Philip Galanes makes his debut with a novel that is both heartbreaking and deftly comic, the story of a young man struggling with his most primitive desires--wanting and needing. It is a novel about the complex relationships between parents and children, a story of loss and of our unrelenting need for acknowledgment, to be seen as who we are. And in the end it is simply a love story for our time.
I once jokingly told someone that every book is like a relationship. They're four or five years long - that's not so bad. They're serious. They demand a lot of attention. But I remember thinking that I wanted to have one with someone who's not so crazy and peculiar and demanding.
Birthday parties make me nervous as hell. They're one of those things where you're forced to be happy. And even if you're totally depressed, you're got to pretend you're glad you were born, regardless of the fact that getting older means you're closer to dying.
My mind leaps to my theory about presidents - that there are two kinds, ones who have a lot of sex and the others who start wars. In short - and don't quote me, because this is an incomplete expression of a more complex premise - I believe blow jobs prevent war.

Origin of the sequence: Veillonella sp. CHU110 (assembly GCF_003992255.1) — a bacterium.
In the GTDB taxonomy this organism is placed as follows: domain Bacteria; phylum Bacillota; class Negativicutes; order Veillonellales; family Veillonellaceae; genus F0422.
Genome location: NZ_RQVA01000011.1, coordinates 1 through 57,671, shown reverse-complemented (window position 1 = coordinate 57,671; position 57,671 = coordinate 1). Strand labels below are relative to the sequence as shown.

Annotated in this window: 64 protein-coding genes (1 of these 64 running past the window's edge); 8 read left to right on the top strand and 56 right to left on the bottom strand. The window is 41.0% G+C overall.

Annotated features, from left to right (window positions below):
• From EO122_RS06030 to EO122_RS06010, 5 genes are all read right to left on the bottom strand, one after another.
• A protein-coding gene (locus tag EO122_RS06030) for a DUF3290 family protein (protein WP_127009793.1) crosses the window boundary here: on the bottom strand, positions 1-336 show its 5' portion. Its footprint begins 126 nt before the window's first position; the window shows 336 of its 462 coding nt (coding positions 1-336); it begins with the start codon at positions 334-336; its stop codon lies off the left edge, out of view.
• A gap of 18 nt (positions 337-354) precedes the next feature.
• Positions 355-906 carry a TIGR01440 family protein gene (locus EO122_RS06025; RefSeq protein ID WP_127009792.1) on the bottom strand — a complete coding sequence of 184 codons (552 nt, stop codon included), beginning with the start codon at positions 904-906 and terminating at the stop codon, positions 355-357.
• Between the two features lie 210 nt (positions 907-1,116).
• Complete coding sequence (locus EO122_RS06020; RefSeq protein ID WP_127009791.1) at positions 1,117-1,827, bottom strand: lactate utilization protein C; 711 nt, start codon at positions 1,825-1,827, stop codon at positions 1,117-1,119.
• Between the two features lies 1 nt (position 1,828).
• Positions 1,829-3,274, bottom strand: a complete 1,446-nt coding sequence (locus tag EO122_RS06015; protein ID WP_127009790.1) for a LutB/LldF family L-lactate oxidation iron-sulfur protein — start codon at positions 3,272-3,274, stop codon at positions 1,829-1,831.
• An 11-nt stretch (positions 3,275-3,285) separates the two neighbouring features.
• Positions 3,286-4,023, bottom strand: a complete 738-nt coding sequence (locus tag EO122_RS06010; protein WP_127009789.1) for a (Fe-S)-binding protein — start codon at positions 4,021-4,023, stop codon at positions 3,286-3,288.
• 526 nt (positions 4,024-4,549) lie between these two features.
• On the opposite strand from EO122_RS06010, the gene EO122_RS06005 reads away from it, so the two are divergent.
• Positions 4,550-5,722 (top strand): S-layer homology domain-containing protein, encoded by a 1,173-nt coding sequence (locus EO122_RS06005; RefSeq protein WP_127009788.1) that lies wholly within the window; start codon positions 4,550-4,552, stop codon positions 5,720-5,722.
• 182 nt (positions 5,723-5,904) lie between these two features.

I'm feeling how profoundly my family disappointed me and in the end how I retreated, how I became nothing, because that was much less risky than attempting to be something, to be anything in the face of such contempt.
I think about how truly interesting and odd it is that when a woman marries, traditionally she loses her name, becoming absorbed by the husband's family name - she is in effect lost, evaporated from all records under her maiden name. I finally understand the anger behind feminism - the idea that as a woman you are property to be conveyed between your father and your husband, but never an individual who exists independently. And on the flip side, it is also one of the few ways one can legitimately get lost - no one questions it.